In all, 603 people remain in detention, including a Palestinian with a kit to make box cutters and a Pakistani interested in hunting near a nuclear facility.
Others were held for alleged violations with no obvious connection to past or future attacks, according to documents reviewed by the AP.
Overseas, the investigation made progress with the arrest in Hamburg, Germany, of a man who held a bank account used by hijacker Marwan Al-Shehhi. Prosecutors identified the man as Mounir El M.
One of those detained, Mohdar Mohamed Abdoulah, a 23-year-old San Diego college student from Yemen, originally was held as a material witness, meaning he might have information important to the investigation. He was arrested and taken to New York City for grand jury testimony about his acquaintance with a Sept. 11 hijacker.
Abdoulah was returned to San Diego and charged with immigration violations. While a federal magistrate has granted Abdoulah his release on $500,000 bail, he remains in custody because property pledged for bail money is still $125,000 short, said his lawyer, Kerry Steigerwalt.
Steigerwalt has his own problems in defending his client. "The evidence has not been totally revealed by prosecutors," he said. "I don't know the strength of the case."
The lawyer's job is further complicated because of a new Justice Department policy to monitor conversations between detainees and their lawyers.
"There is a camera position right above us recording our entire encounter," Steigerwalt said of his meetings with Abdoulah in the Metropolitan Correctional Center in San Diego. "This certainly has had a chilling effect on what we discussed."
Another case involves a Pakistani man who took video footage of the World Trade Center a few days before the Sept. 11 attacks. Raza Nasir Khan was accused by federal agents in Wilmington, Del., of being an illegal immigrant who possessed firearms, documents show.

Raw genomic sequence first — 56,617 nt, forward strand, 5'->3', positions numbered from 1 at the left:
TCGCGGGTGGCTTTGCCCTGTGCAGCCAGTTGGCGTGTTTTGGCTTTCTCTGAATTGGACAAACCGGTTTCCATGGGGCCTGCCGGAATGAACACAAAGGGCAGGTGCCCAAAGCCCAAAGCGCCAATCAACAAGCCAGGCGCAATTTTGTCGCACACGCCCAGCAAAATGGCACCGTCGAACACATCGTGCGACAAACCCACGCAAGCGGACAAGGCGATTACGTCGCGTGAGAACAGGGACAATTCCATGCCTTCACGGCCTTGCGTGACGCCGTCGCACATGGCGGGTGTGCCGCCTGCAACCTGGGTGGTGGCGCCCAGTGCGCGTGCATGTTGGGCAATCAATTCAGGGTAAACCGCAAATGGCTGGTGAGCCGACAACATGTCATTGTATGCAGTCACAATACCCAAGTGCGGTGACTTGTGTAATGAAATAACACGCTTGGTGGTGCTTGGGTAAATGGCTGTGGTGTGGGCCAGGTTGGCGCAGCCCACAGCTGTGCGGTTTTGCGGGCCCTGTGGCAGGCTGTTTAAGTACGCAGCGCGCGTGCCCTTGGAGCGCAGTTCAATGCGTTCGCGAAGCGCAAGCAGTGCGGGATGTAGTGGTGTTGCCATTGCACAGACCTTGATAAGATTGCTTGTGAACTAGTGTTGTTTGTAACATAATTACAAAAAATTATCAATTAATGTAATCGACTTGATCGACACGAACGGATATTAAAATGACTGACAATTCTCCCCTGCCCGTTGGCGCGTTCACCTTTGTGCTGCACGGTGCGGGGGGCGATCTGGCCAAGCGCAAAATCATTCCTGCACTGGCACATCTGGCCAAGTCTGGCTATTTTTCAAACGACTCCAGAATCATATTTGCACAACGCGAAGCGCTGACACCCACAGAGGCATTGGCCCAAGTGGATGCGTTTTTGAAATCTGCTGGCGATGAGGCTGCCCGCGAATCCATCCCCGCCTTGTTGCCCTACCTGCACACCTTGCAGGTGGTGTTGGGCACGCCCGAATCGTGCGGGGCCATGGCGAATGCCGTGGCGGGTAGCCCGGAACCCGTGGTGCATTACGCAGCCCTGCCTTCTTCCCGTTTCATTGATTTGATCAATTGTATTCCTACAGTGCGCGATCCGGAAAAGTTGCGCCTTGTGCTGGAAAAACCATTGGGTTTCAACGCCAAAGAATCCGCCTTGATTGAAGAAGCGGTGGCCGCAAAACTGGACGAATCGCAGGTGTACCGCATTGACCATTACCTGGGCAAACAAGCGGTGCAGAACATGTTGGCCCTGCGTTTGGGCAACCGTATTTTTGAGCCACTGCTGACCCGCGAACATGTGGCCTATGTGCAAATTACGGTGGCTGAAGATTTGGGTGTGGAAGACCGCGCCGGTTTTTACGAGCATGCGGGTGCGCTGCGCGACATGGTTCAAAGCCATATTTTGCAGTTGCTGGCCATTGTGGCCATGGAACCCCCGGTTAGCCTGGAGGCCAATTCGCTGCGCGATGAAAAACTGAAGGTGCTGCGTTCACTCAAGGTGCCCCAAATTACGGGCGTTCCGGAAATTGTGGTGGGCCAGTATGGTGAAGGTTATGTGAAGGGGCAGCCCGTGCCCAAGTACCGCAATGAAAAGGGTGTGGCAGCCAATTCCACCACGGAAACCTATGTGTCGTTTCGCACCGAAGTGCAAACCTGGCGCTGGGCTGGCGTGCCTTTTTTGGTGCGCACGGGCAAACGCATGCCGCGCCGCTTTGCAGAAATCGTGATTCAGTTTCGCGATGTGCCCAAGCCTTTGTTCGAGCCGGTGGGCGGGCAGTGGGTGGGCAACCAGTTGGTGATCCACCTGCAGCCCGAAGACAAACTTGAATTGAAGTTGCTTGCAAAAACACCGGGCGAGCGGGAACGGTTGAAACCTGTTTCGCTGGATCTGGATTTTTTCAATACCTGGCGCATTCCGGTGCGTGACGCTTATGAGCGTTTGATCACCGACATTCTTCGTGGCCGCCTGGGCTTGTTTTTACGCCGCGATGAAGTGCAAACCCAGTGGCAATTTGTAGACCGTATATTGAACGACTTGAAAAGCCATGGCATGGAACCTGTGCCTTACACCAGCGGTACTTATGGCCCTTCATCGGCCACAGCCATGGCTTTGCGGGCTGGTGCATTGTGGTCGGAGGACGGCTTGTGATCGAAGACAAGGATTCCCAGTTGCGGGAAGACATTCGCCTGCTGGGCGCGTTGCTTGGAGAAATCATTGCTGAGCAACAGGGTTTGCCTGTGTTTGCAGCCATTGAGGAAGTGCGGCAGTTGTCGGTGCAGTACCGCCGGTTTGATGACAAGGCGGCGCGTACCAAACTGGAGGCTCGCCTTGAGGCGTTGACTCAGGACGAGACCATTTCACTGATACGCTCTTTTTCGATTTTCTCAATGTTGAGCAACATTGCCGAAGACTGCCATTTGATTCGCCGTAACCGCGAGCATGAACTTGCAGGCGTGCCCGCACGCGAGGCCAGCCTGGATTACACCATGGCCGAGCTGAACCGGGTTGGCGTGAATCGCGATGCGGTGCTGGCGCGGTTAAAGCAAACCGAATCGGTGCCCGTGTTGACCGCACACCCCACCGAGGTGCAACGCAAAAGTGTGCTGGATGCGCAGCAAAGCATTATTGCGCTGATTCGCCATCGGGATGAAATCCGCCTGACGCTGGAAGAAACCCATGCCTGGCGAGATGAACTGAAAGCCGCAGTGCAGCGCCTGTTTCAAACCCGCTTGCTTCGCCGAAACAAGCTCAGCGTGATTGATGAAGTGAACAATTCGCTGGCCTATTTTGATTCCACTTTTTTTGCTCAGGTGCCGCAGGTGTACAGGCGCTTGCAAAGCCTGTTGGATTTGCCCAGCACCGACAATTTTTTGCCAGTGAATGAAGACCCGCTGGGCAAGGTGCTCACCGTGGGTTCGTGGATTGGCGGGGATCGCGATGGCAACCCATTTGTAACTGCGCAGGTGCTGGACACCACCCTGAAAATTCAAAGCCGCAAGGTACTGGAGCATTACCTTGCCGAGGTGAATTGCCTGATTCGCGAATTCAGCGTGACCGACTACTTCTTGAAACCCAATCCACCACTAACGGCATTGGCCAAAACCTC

A Bureau of Alcohol, Tobacco and Firearms affidavit also alleged the Pakistani man requested maps of a hunting area near a rural Salem County, N.J., nuclear power plant and had a handheld global positioning system device.
The magistrate who ordered Khan held said she didn't see any connection to terrorism. In fact, few of the hundreds of pages of supporting documents provided to Congress mentioned a connection with the Sept. 11 attacks.
In northern California, an Immigration and Naturalization Service affidavit alleged that Nabil Sarama, a Palestinian, made a false statement to obtain a permanent residency card. Sarama was arrested Sept. 16 in Orlando, Fla., after police found him near a pay phone that had been used to make bomb threats, the documents alleged.
A search of his suitcase, the affidavit said, turned up a kit capable of making between eight and 12 box cutters — like the weapons used by the Sept. 11 hijackers. He also had a California Department of Motor Vehicles identification card, a Georgia driver's license, four Florida identification cards and a Palestinian Authority passport.